MARIETTA - Ralph Phelps rose early Monday morning to see the Harmar District Memorial Day Parade, an event he's witnessed annually since he moved to Harmar in 1953.
"It used to be a lot bigger. They had a band and my daughter played in the band when she was younger," he said. "But I still watch it every year."
Monday's procession followed the traditional route from Harmar Elementary School to the Harmar Cemetery Veterans of Foreign Wars Post 5108 in Marietta held a memorial ceremony to honor America's fallen soldiers.
Scouts from Troop 215 in Williamstown marched in the city’s annual Memorial Day parade Monday from Tomlinson Park to the Riverview Cemetery on Waverly Road. (Photo by Sam Shawver)
Chellie Province watched from the corner of Harmar Avenue and Lancaster Street.
"My mom and dad and I used to watch this parade from our front porch on Lancaster Street - and my family still does," she said. "It was larger then, and I think it should get back to being larger, considering what this day is for."
About 50 people gathered in the Harmar Cemetery graveyard to take part in the event and pay respects to those who died in service to their country.
On the way back across the Putnam Bridge into downtown Marietta, VFW members paused to toss a wreath into the Muskingum River in honor of those soldiers who died at sea.
Meanwhile across the Ohio River in Williamstown, units were gathering for that city's Memorial Day parade from Tomlinson Park to the Riverview Cemetery along Waverly Road.
Several motorcyclists were taking part in this year's parade.
"These are the Legion Riders from Post 169 American Legion in Williamstown, and it's our first time in the parade," explained Lydia Dowler, the legion's secretary.
She said the motorcycle group has a total membership of 31, although not all of them rode in Saturday's parade.
"We just formed the riders this spring and they're all Legion members or family of Legion members," Dowler said.
Nearby Ed Landis, 45, and Todd Offenberger, 21, active members of the U.S. Naval Reserve, have both served recent tours of duty in Iraq. They also marched in the Williamstown parade as members of the Vienna, W.Va., Veterans of Foreign Wars Post 8127.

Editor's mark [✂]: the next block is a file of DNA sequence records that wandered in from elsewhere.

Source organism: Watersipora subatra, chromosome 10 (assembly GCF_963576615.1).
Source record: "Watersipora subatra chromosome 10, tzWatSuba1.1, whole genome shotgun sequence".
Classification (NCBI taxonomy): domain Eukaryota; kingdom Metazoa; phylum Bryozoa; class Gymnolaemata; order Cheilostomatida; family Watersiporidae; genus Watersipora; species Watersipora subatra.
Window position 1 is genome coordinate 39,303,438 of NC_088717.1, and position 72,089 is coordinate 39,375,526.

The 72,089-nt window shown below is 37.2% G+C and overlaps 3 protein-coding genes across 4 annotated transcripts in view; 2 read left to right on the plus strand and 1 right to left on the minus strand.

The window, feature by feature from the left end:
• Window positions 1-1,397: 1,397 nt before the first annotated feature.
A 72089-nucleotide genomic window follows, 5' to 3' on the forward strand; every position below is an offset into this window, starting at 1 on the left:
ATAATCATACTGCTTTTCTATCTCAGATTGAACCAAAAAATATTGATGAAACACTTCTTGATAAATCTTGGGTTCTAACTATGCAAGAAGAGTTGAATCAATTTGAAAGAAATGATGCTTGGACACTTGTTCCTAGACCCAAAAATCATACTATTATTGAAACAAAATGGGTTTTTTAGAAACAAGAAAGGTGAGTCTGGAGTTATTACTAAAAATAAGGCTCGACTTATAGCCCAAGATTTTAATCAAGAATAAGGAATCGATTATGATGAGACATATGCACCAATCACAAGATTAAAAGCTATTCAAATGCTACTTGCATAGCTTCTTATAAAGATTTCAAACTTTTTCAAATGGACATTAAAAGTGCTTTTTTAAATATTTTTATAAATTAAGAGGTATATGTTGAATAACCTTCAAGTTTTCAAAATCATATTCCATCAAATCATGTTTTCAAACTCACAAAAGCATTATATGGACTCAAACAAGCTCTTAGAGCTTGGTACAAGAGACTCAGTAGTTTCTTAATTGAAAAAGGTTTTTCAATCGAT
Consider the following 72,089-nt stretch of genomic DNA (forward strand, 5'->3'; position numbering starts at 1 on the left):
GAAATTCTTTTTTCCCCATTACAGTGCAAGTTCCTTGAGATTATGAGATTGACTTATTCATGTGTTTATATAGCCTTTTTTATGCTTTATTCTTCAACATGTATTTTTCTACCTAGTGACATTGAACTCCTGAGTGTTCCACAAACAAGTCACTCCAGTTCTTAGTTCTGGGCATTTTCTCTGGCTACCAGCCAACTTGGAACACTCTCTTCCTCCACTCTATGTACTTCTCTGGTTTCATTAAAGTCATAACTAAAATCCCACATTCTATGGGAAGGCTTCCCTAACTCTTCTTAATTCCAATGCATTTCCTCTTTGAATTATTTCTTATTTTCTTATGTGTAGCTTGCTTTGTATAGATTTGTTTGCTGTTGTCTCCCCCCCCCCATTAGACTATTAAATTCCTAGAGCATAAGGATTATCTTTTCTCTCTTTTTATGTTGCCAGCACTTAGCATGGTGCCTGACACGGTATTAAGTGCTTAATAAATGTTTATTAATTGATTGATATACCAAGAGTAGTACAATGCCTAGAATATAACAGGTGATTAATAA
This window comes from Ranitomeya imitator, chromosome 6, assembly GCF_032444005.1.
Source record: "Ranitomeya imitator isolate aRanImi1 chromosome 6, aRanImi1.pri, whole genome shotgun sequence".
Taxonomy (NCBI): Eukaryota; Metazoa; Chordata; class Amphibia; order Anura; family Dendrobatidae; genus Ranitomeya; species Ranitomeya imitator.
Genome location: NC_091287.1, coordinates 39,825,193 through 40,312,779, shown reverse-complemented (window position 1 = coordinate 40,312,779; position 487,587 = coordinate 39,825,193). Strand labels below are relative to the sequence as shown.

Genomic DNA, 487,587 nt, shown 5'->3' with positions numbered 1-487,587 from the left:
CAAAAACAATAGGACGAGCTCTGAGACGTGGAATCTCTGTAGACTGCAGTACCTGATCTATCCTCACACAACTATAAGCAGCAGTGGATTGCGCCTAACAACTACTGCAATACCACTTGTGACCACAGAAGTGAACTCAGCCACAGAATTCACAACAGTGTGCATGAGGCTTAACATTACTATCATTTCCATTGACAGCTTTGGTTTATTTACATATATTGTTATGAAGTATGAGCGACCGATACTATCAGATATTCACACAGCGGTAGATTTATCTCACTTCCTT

"I think there's been an increased interest in Memorial Day activities since the Iraq war," Landis said.
The sailors joined ranks in the parade with veterans from the VFW and American Legion, scouts from Williamstown Troop 215, the Williamstown High School Marching Band, various local dignitaries, fire and rescue trucks from the Williamstown Volunteer Fire Department, and an assortment of kids on red, white and blue-decorated bicycles.
The procession ended with a Memorial Day ceremony at the veterans memorial in the center of Riverview Cemetery.
Back across the Ohio River, people lined Front, Putnam, Fifth and Wooster streets to witness Marietta's annual Memorial Day parade.
John Licklider, another U.S. Navy veteran and native of Dayton, watched the parade with 5-year-old son, Jackson, on Fifth Street near Mound Cemetery.
"His grandfather was killed in Vietnam, so he understands what Memorial Day is all about," John said.
"It's saying 'thank you' for the people who fight for our freedom," Jackson explained.
On Wooster Street Bob Ferguson was handing out ice cold bottles of water, juice, hot coffee and snacks to weary passers-by following the parade route to Oak Grove Cemetery.
"We do this every yeaar," he said. "It's just fun to see everybody out watching the parade. That's what this town is supposed to be like, and we're supposed to share with our neighbors."
Marietta Councilman Andy Thompson said the annual parade moves through some of the city's great neighborhoods.
"It's nice that they march through such an historic part of town to Oak Grove, which is a beautiful cemetery and a real local treasure," he said.
Mayor Michael Mullen said Monday's Memorial Day celebration was especially poignant for him as his father, Harold Mullen, a Korean War veteran, died in March.
As an officer with American Legion Post 64, Harold Mullen was among the other veterans who had passed since Memorial Day 2009.
"But this has always been a special day for Marietta and to see members of the community out in such numbers," the mayor added.
Barb Handschumacher, past commander of Post 64, was the keynote speaker during the Memorial Day ceremony at Oak Grove Cemetery.
"We must remember our patriots, our heroes, our freedom," she said of American soldiers who have paid the ultimate price from 1775 to the present day.
"We can and must remember them all," Schumacher said. "But remembering them once a year on Memorial Day is not enough. We have to continue to remember those fighting in Iraq and Afghanistan today.
"Remember that tyranny and genocides have been stopped because American soldiers have sacrificed their lives on the battlefield," she said. "Let us always remember them."